At Least 7 States Now Have Armed Staff in Schools

Some say giving school administrators concealed weapons makes students safer; others disagree.

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Officer Rick Moore of the Oakland school district police patrols Oakland Technical High School in Oakland, Calif. The idea of arming school staff gained attention following the school shooting in Newtown, Conn.

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An Arkansas school district said Tuesday it planned to arm more than 20 teachers and administrators – the first district in the state to do so, according to the Associated Press. The plan is already seeing dissent from some educators in the state, including former Arkansas Education Association President Donna Morey, who told the AP the idea is "awful."

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But Arkansas joins at least six states that already have armed guards in schools, states with a range of permissive to stringent guns: Ohio, Colorado, New Jersey, Pennsylvania, Connecticut and Washington state.

The idea of giving guns to school staffers has been a point of contention since the December shooting at a Newtown, Conn., elementary school. In January, The National Rifle Association's vice president Wayne LaPierre called on Congress to "put armed police officers in every single school in this nation."

 

Many state educators have since resisted the idea, but in Colorado's rural, southwestern Dolores County, school district authorities have embraced firearms on school grounds. A February 2013 Dolores County Board of Education resolution that approved arming the school principal and superintendent cited "the District's own experience and recent incidents nationally."

In 2009, Dolores County deputies thwarted a 16-year-old's plot to kill a local school principal.

"We made the decision because it made financial and security sense for our small rural district," Bruce Jenkins, the county's superintendent and now a school security officer, wrote in an e-mail. Jenkins says he has undergone 40 hours of intensive handgun training. According a copy of his security officer contract shared with U.S. News, he is considered to be "on duty" with a gun at all times when he is on school premises.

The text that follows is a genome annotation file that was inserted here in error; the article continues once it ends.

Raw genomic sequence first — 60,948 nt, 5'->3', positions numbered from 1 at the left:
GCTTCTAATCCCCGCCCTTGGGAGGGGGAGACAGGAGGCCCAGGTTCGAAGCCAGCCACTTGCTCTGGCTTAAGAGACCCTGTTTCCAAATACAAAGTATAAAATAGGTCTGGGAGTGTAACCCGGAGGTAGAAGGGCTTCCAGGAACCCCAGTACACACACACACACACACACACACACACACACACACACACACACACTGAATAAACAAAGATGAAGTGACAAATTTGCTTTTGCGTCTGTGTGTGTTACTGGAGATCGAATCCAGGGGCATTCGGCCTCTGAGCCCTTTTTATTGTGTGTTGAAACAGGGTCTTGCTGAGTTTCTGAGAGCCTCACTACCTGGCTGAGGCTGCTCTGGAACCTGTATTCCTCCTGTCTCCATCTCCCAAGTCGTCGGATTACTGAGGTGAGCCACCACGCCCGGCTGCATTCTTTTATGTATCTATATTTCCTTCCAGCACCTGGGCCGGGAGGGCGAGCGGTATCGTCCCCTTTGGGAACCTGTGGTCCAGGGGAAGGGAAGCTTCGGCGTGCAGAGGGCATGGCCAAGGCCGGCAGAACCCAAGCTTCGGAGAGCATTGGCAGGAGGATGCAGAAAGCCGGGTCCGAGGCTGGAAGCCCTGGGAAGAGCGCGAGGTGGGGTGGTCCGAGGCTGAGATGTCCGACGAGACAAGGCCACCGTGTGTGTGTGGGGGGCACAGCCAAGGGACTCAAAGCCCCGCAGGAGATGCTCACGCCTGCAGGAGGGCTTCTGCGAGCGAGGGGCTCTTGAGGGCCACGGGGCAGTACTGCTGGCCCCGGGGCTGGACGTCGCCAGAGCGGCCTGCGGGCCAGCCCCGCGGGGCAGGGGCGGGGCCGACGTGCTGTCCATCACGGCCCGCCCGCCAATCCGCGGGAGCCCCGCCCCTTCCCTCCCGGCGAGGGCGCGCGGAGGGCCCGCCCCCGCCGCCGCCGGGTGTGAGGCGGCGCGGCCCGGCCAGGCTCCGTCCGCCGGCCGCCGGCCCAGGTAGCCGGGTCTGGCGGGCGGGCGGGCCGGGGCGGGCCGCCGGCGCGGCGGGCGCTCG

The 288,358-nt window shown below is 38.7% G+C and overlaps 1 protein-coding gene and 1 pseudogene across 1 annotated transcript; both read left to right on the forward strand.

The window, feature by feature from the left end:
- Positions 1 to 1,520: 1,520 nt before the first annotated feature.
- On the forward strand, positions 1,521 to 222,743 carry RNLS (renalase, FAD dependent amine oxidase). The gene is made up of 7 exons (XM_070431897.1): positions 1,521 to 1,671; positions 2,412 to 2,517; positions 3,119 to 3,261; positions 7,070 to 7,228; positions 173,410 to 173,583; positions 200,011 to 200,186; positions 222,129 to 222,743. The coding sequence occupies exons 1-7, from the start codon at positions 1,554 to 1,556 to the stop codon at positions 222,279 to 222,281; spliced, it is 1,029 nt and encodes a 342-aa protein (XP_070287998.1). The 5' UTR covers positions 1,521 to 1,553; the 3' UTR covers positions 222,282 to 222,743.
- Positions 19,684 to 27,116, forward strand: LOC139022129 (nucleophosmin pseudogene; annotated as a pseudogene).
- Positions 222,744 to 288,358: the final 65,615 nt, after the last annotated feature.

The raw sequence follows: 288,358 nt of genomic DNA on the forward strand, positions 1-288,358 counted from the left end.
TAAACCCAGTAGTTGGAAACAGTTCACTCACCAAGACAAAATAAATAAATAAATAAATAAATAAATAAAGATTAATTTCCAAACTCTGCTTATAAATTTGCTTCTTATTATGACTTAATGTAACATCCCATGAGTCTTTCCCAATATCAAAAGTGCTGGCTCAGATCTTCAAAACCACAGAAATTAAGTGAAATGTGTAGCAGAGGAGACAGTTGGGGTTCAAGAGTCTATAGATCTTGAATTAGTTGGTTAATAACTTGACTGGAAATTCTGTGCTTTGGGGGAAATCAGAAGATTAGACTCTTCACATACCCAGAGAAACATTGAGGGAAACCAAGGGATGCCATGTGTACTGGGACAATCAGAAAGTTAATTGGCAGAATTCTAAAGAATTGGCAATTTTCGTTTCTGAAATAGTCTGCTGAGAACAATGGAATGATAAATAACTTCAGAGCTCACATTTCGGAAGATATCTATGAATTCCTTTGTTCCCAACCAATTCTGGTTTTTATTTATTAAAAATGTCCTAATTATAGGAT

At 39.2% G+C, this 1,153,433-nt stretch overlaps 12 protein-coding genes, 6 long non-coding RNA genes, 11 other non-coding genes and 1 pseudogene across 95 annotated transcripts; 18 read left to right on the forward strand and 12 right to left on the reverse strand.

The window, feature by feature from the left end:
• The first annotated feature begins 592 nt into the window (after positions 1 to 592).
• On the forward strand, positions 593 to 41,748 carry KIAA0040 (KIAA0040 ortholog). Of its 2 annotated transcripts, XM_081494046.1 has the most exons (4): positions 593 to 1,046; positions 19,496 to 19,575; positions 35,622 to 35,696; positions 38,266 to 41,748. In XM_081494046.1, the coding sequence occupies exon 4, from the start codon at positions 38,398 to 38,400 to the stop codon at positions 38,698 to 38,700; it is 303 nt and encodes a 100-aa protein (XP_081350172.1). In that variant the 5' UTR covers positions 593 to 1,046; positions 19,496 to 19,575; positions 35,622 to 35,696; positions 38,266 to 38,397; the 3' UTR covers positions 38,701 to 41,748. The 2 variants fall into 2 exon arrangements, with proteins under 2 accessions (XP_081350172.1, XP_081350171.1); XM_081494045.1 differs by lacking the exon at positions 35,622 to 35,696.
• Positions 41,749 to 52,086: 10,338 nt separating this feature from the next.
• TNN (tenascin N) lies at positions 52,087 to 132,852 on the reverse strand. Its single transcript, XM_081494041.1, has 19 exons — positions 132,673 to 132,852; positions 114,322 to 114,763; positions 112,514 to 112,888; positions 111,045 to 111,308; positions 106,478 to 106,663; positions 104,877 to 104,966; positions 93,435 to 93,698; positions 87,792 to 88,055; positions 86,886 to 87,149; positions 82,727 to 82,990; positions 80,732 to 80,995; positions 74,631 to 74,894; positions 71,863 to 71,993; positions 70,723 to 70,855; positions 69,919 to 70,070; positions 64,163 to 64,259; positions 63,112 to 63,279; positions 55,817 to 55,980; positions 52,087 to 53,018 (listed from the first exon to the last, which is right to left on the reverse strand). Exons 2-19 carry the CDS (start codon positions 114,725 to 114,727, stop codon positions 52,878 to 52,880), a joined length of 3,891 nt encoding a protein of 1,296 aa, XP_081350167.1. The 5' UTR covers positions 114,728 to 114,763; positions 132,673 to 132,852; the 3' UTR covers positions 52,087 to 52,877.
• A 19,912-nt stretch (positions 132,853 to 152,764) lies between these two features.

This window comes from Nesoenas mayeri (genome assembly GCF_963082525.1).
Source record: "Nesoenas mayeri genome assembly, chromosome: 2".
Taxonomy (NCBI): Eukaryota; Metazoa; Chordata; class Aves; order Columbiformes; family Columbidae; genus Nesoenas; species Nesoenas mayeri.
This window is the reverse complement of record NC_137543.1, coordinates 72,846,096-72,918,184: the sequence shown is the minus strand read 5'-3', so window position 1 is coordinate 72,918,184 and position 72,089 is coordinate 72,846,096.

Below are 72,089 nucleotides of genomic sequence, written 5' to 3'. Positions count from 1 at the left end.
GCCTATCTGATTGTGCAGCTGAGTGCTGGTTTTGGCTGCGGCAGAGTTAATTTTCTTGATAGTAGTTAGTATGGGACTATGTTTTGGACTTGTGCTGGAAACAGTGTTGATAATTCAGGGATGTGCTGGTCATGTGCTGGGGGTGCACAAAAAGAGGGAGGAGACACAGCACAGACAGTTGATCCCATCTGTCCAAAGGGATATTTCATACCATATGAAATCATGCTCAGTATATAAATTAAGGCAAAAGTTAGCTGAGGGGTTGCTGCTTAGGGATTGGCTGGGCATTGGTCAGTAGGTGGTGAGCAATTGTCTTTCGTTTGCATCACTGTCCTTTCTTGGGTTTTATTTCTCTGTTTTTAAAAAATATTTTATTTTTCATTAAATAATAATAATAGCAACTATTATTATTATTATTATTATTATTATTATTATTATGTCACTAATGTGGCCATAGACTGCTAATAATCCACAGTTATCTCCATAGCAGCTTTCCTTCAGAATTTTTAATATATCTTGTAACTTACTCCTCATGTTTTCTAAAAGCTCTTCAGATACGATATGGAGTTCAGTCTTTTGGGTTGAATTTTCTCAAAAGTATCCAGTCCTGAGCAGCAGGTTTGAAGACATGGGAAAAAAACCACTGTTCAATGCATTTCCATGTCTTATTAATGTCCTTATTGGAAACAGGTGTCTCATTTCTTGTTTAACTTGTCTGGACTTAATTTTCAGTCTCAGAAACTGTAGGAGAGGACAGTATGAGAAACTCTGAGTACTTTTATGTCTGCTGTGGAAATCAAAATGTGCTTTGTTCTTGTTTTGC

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The idea of adding security duties to already busy school staff worries some. Ron Stephens, executive director of the National School Safety Center, a safe schools advocacy group, says school superintendents and principals may have a tough time both managing a crisis for a school and shooting down a culprit.

"If a district is going to do this, it has to think through what they're asking school officials to do. You really need to have an effective crisis team in place with specific roles and responsibility," he says. "And the administrator has to ask: do I want to be responsible for taking out the armed bad guys when they come?"

Ken Trump, a national school safety consultant, says the ideal solution is for school districts to put certified law enforcement officers on campus – such as through the U.S. Department of Justice's School Resource Officer program – rather than give security duties to school staff.

And most Americans agree. A Pew poll in January found that although 64 percent of Americans favored putting armed security guards of some kind in schools, they were largely opposed to giving teachers and school officials guns.

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